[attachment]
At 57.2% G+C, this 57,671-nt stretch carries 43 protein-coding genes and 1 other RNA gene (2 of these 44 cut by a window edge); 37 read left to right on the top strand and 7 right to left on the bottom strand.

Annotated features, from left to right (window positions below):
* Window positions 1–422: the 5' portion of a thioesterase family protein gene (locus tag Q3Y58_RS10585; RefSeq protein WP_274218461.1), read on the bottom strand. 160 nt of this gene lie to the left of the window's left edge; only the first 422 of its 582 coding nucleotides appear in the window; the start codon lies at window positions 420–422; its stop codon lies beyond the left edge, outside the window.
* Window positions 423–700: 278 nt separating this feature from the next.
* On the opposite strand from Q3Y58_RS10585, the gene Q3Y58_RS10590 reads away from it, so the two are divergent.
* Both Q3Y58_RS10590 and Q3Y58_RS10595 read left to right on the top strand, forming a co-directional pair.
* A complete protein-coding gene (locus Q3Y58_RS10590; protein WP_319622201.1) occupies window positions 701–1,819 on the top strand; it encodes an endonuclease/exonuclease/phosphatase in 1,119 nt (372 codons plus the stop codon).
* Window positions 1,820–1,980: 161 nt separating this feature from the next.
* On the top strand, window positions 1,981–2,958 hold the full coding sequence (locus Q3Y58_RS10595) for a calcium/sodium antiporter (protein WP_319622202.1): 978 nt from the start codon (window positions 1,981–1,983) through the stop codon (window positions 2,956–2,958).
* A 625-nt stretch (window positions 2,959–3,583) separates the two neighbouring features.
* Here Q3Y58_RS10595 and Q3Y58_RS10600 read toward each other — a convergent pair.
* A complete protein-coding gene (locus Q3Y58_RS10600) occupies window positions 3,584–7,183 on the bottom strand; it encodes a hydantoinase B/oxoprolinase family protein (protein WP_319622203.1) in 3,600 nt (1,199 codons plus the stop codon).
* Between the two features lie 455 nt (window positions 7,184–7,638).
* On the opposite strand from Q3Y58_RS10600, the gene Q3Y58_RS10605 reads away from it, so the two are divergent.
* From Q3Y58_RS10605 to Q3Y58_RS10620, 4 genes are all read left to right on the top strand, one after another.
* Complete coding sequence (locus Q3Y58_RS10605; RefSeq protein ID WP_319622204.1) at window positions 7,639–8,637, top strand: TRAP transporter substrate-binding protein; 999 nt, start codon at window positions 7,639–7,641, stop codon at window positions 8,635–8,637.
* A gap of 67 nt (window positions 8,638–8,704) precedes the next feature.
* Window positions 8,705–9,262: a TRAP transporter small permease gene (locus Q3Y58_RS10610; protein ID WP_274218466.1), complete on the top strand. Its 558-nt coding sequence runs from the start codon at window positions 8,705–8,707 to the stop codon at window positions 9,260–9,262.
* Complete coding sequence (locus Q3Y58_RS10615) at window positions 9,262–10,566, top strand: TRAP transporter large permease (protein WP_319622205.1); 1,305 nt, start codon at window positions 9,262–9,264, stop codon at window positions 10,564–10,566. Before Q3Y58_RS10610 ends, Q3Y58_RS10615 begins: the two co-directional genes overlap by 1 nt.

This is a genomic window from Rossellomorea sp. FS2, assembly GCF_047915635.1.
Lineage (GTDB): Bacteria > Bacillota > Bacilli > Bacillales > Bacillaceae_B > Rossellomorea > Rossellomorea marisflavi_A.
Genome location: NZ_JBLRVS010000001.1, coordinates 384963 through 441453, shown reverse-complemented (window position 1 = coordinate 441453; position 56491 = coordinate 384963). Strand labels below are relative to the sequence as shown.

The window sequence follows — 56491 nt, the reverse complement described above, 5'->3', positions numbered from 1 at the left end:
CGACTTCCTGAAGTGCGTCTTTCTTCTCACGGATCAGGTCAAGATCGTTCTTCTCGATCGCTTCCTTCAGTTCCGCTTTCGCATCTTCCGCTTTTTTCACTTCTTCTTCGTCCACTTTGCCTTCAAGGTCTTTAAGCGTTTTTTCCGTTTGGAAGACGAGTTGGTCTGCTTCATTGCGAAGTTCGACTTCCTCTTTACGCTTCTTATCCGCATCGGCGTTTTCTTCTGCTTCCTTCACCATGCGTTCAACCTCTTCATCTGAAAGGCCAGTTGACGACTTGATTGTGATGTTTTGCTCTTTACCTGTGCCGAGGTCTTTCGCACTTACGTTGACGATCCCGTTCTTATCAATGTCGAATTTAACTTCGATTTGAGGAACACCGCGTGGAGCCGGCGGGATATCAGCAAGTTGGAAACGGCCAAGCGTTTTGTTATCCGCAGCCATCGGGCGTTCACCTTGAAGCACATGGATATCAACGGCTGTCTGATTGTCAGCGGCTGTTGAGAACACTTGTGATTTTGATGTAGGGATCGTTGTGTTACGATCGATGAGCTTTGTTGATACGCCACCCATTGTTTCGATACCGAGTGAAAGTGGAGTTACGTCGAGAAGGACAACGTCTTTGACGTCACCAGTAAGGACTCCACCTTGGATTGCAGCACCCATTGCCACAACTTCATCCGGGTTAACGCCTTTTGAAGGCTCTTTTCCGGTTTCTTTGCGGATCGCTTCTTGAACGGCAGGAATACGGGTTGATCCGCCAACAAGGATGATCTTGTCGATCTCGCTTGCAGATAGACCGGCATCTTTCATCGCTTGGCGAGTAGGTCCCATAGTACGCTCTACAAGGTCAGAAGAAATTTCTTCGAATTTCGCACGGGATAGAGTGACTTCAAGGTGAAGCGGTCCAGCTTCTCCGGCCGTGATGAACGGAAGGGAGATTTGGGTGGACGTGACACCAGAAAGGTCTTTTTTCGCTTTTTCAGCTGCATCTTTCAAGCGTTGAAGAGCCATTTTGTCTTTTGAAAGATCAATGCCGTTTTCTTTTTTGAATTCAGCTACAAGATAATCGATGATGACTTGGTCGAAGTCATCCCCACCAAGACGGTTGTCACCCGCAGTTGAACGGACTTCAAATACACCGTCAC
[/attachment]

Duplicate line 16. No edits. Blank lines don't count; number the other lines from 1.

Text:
* Complete coding sequence (locus Q3Y58_RS10605; RefSeq protein ID WP_319622204.1) at window positions 7,639–8,637, top strand: TRAP transporter substrate-binding protein; 999 nt, start codon at window positions 7,639–7,641, stop codon at window positions 8,635–8,637.